Elizabeth Warren Looms Large In 2016 Presidential Race

She's not running, and she hasn't endorsed. But her influence is everywhere.
Sen. Elizabeth Warren (D-Mass.) is a strongly felt presence in the 2016 presidential election, even though she isn't running. Some voters are eager to hear where she stands on the matter of Bernie vs. Hillary.
Sen. Elizabeth Warren (D-Mass.) is a strongly felt presence in the 2016 presidential election, even though she isn't running. Some voters are eager to hear where she stands on the matter of Bernie vs. Hillary.
Jacquelyn Martin/Associated Press

MANCHESTER, N.H. -- Betsy Burtis, 52, is one of the most sought-after people in the country this week: She's an undecided voter in New Hampshire.

"I think Bernie speaks to my heart, and Hillary speaks to my head," the Derry resident told The Huffington Post Wednesday after a CNN town hall forum featuring Democratic presidential candidates Bernie Sanders and Hillary Clinton.

Burtis didn't think she'd have to go through all this. She was a volunteer for Maryland Gov. Martin O'Malley's presidential campaign, until he dropped out after the Iowa caucuses.

Burtis said if O'Malley were to endorse either former Secretary of State Clinton, or independent Vermont Sen. Sanders, that wouldn't really make a difference in her decision. But there is one person's backing that would: Sen. Elizabeth Warren (D-Mass.).

"It would make a difference. ... I was really hoping she would run this time," Burtis said, adding that she wanted to see Warren become the first female president.

Warren, of course, isn't running. She resisted a loud effort to draft her into the race, repeatedly insisting she had no interest in the Oval Office. Although she also hasn't endorsed anyone yet, she is a constant presence in the race.

Without Warren, Sanders likely would not be the phenomenon he is now. His entire candidacy is based on exploiting an intra-party rift that Warren opened up by talking about Wall Street after the crash. By making corporate accountability a top issue for the party and highlighting the ways Democrats in Washington weren't taking it seriously, she helped create the coalition that is now backing Sanders.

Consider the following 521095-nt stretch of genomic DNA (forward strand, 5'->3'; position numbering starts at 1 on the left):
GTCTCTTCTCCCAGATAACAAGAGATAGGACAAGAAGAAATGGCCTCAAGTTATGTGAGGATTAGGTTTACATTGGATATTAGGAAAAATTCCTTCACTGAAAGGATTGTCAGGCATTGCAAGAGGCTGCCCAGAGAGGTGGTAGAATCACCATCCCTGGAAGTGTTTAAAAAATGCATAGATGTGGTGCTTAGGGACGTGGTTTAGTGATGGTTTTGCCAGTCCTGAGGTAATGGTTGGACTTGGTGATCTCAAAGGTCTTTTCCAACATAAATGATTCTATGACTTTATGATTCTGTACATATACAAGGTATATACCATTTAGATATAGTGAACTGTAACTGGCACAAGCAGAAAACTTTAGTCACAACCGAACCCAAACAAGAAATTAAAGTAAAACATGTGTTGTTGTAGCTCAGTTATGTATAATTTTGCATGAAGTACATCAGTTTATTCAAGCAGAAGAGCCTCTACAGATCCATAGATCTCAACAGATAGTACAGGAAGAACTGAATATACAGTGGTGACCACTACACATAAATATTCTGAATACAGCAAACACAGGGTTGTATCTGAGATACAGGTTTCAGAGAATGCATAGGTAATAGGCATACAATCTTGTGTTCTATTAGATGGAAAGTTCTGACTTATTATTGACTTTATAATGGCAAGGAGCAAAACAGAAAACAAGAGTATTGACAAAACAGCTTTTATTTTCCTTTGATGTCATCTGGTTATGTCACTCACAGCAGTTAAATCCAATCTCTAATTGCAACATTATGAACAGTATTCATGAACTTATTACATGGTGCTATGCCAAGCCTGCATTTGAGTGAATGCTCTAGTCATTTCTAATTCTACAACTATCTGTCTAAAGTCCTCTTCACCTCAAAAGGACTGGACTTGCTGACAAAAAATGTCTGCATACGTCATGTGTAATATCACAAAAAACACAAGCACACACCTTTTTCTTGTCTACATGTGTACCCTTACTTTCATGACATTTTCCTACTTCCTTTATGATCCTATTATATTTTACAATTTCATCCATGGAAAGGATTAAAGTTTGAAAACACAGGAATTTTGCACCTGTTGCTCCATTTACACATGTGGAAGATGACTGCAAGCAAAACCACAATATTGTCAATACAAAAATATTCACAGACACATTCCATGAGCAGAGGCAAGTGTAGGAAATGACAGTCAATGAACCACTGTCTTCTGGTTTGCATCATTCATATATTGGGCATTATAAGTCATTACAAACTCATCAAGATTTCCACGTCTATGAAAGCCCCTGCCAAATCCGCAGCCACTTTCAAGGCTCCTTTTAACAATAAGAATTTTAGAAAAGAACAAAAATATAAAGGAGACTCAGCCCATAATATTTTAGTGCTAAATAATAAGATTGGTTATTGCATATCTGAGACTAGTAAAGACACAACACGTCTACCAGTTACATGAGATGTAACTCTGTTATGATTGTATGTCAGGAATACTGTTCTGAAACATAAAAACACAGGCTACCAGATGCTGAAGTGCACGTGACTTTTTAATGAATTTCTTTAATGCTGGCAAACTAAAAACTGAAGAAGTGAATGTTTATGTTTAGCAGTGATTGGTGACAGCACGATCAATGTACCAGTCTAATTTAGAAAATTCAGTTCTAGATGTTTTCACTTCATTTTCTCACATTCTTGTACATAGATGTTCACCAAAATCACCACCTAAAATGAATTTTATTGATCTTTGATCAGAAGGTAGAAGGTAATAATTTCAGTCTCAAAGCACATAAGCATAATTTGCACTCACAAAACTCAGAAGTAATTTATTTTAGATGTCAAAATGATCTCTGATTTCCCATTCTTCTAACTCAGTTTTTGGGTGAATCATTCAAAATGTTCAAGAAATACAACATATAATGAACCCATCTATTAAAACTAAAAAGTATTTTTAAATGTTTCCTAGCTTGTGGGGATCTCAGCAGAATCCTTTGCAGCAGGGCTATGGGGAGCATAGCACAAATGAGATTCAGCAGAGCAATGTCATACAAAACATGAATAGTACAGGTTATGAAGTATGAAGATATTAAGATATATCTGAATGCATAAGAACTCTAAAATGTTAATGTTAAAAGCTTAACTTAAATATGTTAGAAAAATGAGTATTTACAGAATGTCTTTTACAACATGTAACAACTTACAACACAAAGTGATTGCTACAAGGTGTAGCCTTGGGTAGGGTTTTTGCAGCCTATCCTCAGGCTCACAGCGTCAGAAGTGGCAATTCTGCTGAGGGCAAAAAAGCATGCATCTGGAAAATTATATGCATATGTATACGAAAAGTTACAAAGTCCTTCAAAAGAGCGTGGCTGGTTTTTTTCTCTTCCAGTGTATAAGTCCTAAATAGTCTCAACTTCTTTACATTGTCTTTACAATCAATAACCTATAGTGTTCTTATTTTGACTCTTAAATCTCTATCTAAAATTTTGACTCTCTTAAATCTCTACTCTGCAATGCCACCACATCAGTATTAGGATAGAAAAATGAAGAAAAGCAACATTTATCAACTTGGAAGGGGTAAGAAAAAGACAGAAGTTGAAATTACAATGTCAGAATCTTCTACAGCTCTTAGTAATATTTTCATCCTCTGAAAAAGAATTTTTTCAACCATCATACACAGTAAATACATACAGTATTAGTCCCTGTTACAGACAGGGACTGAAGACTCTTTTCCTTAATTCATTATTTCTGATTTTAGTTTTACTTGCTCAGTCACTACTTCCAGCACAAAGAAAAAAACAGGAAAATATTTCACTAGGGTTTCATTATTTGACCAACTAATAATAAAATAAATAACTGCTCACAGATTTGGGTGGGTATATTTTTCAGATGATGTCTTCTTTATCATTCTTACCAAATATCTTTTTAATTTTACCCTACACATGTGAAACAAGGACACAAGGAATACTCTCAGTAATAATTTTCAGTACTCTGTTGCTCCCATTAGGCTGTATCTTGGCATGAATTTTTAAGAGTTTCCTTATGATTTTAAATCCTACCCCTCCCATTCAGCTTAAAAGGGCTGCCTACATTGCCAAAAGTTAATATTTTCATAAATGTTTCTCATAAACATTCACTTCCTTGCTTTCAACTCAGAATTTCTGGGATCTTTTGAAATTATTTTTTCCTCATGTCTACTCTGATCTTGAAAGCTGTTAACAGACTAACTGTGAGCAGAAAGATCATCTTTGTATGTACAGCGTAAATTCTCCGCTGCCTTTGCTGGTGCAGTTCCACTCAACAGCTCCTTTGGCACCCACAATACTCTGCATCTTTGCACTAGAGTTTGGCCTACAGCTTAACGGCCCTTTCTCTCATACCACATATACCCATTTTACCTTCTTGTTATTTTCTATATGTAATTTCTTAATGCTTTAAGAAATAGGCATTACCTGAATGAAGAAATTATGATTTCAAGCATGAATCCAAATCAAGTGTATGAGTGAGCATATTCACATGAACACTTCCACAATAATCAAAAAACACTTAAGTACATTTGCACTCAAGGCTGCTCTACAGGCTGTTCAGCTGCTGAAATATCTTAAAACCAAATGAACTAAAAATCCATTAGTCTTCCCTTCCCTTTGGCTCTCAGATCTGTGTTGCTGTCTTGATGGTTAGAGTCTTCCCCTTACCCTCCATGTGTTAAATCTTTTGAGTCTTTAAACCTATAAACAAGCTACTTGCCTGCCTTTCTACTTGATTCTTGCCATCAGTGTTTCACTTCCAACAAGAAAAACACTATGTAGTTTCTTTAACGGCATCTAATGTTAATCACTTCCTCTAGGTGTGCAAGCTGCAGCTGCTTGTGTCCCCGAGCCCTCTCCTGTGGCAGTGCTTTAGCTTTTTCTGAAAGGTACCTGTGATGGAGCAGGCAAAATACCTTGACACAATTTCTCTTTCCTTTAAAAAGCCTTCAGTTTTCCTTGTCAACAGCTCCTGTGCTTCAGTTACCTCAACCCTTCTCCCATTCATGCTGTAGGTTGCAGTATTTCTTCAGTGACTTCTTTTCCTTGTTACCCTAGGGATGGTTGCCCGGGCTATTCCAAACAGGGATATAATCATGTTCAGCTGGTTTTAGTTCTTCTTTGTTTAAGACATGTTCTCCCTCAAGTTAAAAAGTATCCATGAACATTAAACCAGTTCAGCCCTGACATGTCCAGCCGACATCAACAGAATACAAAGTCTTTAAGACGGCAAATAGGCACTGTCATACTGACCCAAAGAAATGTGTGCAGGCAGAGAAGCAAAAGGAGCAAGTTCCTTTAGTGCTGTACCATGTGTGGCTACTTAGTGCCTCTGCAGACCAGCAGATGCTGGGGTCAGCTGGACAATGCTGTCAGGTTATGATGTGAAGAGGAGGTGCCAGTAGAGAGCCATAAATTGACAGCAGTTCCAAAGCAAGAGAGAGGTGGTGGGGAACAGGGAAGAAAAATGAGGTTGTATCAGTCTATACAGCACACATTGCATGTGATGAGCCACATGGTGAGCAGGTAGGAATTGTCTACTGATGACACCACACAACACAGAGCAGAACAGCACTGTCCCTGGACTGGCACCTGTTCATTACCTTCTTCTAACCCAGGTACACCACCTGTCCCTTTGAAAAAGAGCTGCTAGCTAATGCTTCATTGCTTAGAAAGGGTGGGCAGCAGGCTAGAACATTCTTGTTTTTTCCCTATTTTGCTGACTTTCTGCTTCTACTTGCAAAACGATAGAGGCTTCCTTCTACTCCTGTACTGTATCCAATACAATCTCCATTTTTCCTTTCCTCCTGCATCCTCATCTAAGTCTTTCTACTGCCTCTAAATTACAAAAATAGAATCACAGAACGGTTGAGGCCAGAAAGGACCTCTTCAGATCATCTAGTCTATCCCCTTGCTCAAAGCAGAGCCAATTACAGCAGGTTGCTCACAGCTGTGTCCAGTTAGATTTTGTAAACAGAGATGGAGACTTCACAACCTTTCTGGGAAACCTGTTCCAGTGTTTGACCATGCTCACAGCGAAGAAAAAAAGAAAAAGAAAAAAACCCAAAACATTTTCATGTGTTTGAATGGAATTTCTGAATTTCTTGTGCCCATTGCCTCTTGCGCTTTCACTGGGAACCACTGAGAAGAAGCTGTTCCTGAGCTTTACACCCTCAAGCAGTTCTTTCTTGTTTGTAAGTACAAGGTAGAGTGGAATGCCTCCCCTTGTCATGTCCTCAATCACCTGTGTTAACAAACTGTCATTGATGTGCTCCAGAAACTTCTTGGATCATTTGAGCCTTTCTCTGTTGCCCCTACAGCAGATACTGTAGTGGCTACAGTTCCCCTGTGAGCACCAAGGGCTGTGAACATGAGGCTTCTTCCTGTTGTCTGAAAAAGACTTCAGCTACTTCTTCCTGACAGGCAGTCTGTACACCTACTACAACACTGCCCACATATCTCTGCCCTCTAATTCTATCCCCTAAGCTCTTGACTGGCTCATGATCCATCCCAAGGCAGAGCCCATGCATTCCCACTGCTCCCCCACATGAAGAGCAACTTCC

Sanders' primary message is that big money and corporate interests have tilted the economy and political system against regular people. It's a theme that Warren has long made her trademark, as Sanders readily points out.

"When I talk about our economy, I use the term a 'rigged economy.' People like Elizabeth Warren and I use that term," Sanders said Friday at a "Politics and Eggs" breakfast forum in Manchester.

Sanders also invoked Warren during Thursday night's Democratic debate when responding to Clinton's resistance to restoring the banking law known as Glass-Steagall.

"Folks who have looked at this issue for a long time, whether it's Elizabeth Warren or many other economists, will tell you that right now, yes, we do need a 21st century Glass-Steagall legislation," Sanders said.

But Clinton, too, has tried to associate herself with the Massachusetts senator. On Thursday, Clinton retweeted Warren's criticism of a House GOP bill making it harder for the federal government to go after financial crimes.

Warren and Clinton's ties actually go back to the 1998, when Clinton read an opinion piece by Warren, who was then a professor at Harvard Law School. She was interested in Warren's arguments against a bankruptcy reform bill before Congress, which was being heavily pushed by credit card companies. Clinton met with Warren, who walked away impressed.

The first lady then went back to the White House and persuaded her husband to veto the bill.